LONDON: Trust in vaccines - one of the world's most effective and widely-used medical products - is highest in poorer countries but weaker in wealthier ones where skepticism has allowed outbreaks of diseases such as measles to persist, a global study found on Wednesday (Jun 19).
France has the least confidence of any country in the world in the safety and effectiveness of vaccines, with a third believing that vaccines are unsafe, according to the study.
While most parents do choose to vaccinate their children, varying levels of confidence expose vulnerabilities in some countries to potential disease outbreaks, the study's authors said, recommending that scientists need to ensure people have access to robust information from those they trust.
Public health experts and the World Health Organization (WHO) say vaccines save up to 3 million lives every year worldwide, and decades of research evidence consistently shows they are safe and effective.
But to achieve "herd immunity" to protect whole populations, immunisation coverage rates must generally be above 90 per cent or 95 per cent, and vaccine mistrust can quickly reduce that protection.
"Over the last century, vaccines have made many devastating infectious diseases a distant memory," said Charlie Weller, head of vaccines at the Wellcome Trust health charity, which co-led the Wellcome Global Monitor study.
"It is reassuring that almost all parents worldwide are vaccinating their children. However, there are pockets of lower confidence in vaccines across the world."
The spread of measles, including in major outbreaks in the United States, the Philippines and Ukraine, is just one of the health risks linked to lower confidence in vaccines.
In Afghanistan and Pakistan, false rumours about polio vaccines being part of a Western plot have in recent years hampered global efforts to wipe out the crippling disease.
The study, led by Wellcome and polling company Gallup, covered 140,000 people from more than 140 countries.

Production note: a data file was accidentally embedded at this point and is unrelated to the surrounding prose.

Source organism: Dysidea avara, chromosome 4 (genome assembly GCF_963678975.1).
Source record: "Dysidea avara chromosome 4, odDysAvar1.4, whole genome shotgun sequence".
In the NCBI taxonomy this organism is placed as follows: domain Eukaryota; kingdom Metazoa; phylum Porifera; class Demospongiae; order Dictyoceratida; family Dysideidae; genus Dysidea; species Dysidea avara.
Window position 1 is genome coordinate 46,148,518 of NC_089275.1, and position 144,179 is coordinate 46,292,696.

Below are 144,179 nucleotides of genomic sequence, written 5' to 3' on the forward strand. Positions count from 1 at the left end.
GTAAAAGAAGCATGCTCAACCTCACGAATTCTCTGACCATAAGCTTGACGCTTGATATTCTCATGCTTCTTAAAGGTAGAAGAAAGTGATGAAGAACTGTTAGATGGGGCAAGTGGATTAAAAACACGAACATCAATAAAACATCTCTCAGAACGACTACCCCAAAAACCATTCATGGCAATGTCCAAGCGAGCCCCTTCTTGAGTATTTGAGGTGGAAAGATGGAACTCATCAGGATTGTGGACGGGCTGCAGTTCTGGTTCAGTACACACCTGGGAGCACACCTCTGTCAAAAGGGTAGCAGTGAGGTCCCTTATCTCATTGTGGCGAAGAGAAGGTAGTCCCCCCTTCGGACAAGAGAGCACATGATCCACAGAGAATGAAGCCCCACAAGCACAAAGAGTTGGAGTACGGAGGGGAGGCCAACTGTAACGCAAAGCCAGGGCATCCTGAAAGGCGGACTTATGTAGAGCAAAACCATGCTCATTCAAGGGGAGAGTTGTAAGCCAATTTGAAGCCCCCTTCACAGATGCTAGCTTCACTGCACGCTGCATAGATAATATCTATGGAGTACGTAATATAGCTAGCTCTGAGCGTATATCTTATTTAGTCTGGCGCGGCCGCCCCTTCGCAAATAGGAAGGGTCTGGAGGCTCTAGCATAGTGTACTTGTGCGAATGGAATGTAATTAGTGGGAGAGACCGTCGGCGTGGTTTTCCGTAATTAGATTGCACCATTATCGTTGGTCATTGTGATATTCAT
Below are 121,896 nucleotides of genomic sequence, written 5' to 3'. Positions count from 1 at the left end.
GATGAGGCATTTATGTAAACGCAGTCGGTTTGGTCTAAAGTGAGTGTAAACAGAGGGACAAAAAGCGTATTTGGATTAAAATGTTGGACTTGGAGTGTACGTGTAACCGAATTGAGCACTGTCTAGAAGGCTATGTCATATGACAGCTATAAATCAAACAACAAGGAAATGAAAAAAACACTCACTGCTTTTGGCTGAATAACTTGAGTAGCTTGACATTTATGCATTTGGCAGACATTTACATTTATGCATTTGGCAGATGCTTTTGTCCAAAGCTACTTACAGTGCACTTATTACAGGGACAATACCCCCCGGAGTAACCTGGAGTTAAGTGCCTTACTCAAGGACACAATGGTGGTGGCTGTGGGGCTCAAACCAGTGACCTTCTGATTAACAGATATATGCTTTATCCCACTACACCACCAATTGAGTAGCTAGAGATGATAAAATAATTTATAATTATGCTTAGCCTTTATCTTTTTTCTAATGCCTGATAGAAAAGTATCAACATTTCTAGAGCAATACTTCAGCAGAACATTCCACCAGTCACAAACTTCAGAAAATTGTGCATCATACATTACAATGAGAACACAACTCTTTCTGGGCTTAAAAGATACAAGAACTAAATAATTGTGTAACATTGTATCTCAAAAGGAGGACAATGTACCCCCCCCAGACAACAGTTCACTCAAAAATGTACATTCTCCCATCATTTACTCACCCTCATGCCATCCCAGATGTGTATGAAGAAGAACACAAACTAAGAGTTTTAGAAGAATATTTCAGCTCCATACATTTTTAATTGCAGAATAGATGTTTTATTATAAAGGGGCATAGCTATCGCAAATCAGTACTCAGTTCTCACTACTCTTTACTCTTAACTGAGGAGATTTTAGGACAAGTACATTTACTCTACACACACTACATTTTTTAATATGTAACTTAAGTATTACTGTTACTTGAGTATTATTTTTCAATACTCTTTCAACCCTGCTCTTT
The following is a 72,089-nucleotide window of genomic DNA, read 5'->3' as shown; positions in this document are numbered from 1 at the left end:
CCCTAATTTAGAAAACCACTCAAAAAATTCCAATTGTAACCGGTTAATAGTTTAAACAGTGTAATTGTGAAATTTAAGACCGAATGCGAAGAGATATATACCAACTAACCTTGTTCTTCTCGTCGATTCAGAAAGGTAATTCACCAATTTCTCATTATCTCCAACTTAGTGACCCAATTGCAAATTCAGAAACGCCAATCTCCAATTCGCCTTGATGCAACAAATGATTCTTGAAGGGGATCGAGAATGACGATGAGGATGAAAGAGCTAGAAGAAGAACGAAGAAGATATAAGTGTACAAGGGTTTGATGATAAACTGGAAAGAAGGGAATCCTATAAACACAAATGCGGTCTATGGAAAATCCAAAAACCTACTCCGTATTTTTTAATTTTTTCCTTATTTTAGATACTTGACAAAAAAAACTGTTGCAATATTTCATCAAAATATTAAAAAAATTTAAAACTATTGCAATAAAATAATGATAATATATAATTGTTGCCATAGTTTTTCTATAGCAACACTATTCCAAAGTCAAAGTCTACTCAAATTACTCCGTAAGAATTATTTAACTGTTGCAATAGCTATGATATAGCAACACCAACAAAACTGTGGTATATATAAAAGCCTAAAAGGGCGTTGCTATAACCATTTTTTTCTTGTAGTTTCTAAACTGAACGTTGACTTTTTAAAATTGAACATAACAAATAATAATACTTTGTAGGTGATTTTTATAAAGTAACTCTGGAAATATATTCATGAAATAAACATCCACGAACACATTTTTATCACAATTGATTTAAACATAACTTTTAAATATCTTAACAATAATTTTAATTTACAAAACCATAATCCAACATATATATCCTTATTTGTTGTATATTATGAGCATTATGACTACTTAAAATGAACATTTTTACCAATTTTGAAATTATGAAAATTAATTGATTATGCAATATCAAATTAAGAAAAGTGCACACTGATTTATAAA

It found 6 per cent of parents worldwide - equivalent to 188 million - say their children are unvaccinated. The highest totals were in China at 9 per cent, Austria at 8 per cent and Japan at 7 per cent.
Seth Berkley, chief executive of the not-for-profit GAVI vaccine alliance, said the report showed a "worrying number of people" questioning vaccine safety. But by focusing on the "vocal minority" who refused to vaccinate, it was easy to forget that the vast majority trusted vaccines and the science that underpinned them.
The study also found that three-quarters of the world's people trust doctors and nurses more than anyone else for health advice, and that in most parts of the world, more education and greater trust in health systems, governments and scientists is a also sign of higher vaccine confidence.
In some high-income regions, however, confidence is weaker. Only 72 per cent of people in North America and 73 per cent in Northern Europe agree that vaccines are safe. In Eastern Europe it is just 50 per cent.
Heidi Larson, director of the vaccine confidence project at the London School of Hygiene and Tropical Medicine, worked with researchers on this study. She said it "exposes the paradox of Europe" which, despite being a region with among the highest income and education levels, also has the world's highest levels of vaccine skepticism.
In poorer regions, trust levels tend to be much higher, with 95 per cent in South Asia and 92 per cent in Eastern Africa feeling confident that vaccines are safe and effective.